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LIFE OF SHAKSPEARE.
WILLIAM SHAKSPEARE was born at Strat- the performance. But in whatever situation be
"Th' applause, delight, the wonder, of our stake."
nology of his plays, it has been discovered, that
Romeo and Juliet, and Richard II. and III., were Our illustrious poet was the eldest son, and was printed in 1597, when he was thirty-three years educated, probably, at the free-school of Stratford; old. There is also some reason to think that he but from this he was soon removed, and placed in commenced a dramatic writer in 1592, and Mr. the office of some country attorney. The exact Malone even places his first play, the First Part of amount of his education has been long a subject Henry VI., in 1589. of controversy. It is generally agreed, that he did not enjoy what is usually termed a literary educa
His plays were not only popular, but approved tion; but he certainly knew enough of Latin and by persons of the higher order, as we are certain French to introduce scraps of both in his plays, that he enjoyed the gracious favour of Queen Eliwithout blunder or impropriety.
zabeth, who was very fond of the stage; the pa
tronage of the Earl of Southampton, to whom he When about eighteen years old, he married dedicated some of his poems; and of King James, Anne Hathaway, who was eight years older than who wrote a very gracious letter to him with his himself. His conduct soon after this marriage was own hand, probably in return for the compliment not very correct. Being detected with a gang or Shakspeare had paid to his majesty in the tragedy deer-stealers, in robbing the park of Sir Thomas of Macbeth. It may be added, that his uncomLucy, of Charlecote, near Stratford, he was obliged mon merit, his candour, and good nature, are suplo leave his family and business, and take shelter posed to have procured him the admiration and in London.
acquaintance of every person distinguished for such
qualities. It is not difficult, indeed, to trace, that He was twenty-two years of age when he arrived Shakspeare was a man of humour, and a social in London, and is said to have made his first accompanion; and probably excelled in that species quaintance in the play-house. Here his necessities of minor wit, not ill adapted to conversation, of obliged him to accept the office of call-boy, or which it could have been wished he had been more prompter's attendant; who is appointed to give the sparing in his writings. performers notice to be ready, as often as the bus ness of the play requires their appearance on the How long he acted, has not been discovered ; but stage. According to another account, far less he continued to write till the year 1614. During probable, his first employment was to wait at the his dramatic career, he acquired a property in the door of the play-house, and hold the horses of those theatre, which he must have disposed of when he who had no servants, that they might be ready after retired, as no mention of it occurs in his will. The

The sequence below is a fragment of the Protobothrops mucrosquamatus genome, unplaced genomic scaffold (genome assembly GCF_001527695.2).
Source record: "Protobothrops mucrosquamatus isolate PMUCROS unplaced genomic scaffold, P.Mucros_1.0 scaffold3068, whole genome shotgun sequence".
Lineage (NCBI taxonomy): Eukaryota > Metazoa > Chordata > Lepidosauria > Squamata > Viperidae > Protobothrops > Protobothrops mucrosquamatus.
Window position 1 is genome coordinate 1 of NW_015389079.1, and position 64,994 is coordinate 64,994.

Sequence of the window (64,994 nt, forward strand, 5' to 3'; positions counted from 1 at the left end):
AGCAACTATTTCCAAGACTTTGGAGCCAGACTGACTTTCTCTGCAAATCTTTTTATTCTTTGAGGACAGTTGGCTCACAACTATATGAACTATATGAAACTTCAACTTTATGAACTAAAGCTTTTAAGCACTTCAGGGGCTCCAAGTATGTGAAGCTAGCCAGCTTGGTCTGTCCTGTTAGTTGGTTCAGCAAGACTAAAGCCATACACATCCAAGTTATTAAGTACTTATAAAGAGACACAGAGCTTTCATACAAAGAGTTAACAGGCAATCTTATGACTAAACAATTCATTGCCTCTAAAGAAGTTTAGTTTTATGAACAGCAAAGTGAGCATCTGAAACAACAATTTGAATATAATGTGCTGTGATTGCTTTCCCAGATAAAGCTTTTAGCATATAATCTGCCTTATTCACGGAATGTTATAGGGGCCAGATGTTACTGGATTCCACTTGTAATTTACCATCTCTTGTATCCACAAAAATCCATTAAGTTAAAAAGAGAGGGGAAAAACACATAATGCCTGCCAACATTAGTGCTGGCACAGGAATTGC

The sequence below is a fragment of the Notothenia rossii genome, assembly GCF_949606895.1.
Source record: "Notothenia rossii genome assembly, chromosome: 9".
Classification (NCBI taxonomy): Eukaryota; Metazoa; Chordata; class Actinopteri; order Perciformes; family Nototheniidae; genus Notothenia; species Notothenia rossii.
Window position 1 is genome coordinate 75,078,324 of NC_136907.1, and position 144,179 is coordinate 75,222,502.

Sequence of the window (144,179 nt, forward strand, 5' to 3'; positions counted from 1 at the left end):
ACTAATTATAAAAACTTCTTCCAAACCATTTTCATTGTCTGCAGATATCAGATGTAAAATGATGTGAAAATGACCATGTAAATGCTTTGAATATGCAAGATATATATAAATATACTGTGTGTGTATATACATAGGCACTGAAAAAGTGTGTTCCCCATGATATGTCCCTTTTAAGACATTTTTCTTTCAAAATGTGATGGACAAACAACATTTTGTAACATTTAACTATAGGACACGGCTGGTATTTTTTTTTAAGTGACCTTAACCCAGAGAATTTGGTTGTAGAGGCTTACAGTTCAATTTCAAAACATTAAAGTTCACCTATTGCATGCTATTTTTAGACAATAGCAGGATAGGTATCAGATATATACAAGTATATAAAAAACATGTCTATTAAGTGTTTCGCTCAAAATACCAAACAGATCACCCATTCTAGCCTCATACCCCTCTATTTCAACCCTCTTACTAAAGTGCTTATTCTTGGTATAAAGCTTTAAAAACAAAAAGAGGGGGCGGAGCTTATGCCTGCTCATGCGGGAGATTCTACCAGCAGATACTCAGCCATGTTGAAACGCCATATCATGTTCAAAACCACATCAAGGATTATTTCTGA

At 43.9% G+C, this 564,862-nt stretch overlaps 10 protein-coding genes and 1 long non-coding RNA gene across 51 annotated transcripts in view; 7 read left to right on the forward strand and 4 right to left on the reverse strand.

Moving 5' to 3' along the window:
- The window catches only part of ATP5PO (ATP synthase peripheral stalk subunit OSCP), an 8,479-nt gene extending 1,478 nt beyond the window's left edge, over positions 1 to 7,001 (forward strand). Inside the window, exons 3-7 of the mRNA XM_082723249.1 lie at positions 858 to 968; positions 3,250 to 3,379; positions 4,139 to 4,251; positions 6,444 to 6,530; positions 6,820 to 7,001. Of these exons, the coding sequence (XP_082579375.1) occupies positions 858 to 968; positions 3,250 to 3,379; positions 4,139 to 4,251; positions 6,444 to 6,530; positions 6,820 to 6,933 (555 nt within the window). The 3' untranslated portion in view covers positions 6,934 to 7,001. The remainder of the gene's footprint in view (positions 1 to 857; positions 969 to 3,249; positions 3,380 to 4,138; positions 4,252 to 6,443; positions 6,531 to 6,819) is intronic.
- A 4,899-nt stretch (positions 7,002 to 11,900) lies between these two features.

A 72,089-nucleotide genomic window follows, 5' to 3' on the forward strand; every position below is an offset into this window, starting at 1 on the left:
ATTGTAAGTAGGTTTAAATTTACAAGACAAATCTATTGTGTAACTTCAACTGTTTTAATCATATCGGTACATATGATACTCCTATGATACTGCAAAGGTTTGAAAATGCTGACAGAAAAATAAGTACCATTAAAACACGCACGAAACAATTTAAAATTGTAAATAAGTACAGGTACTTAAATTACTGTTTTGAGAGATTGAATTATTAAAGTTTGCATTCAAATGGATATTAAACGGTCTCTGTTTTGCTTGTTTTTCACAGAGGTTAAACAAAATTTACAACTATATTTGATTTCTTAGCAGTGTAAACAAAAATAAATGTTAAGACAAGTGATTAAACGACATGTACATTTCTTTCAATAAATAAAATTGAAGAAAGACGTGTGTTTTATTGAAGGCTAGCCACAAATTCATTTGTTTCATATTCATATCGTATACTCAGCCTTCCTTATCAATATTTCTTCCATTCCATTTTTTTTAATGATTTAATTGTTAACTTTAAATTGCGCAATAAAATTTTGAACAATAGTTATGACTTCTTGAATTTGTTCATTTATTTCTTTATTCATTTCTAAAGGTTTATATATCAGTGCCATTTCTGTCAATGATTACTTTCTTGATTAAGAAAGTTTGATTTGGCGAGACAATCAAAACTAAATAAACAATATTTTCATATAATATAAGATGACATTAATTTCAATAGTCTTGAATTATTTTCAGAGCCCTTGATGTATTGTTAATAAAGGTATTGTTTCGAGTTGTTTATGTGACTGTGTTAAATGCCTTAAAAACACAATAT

latter part of his life was spent in ease, retirement, gentlemen of the neighbourhood ; and here he is and the conversation of his friends. He had accu-thought to have written the play of Twelfth Night. mulated considerable property, which Gildon (in He died on his birth-day, Tuesday, April 23, 1616, his Letters and Essays) stated to amount to 3001. when he had exactly completed his fifty-second per ann. a sum equal to 10001, in our days. But year; and was buried on the north side of the chanMr. Malone doubts whether all his property cel, in the great church at Stratford, where a monuamounted to much more than 2001. per ann. which ment is placed in the wall, on which he is repreyet was a considerable fortune in those times; and sented under an arch, in a sitting posture, a cushion it is supposed, that he might have derived 2001. an- spread before him, with a pen in his right hand, nually from the theatre, while he continued to act. and his left rested on a scroll of paper. The fol
lowing Latin distich is engraved under the cushion : He retired some years before his death to a
Judicio Pylium, genio Socratem, arte Maronem, house in Stratford, of which it has been thought
Torta tegit, populus mæret, Olympus habet. important to give the history. It was built by Sir Perhaps we should read Sophoclem, instead of SoHugh Clopton, a younger brother of an ancient cratem. Underneath are the following lines : family in that neighbourhood. Sir Hugh was
Stay, passenger, why dost thou go so fast ? sheriff of London in the reign of Richard III. and
Read, if thou canst, whom envious death has plae'd lord mayor in that of Henry VII. By his will he Within this monument: Shakspeare, with whom bequeathed to his elder brother's son his manor of Quick nature died; whose name doth deck the lomb Clopton, &c. and his house by the name of the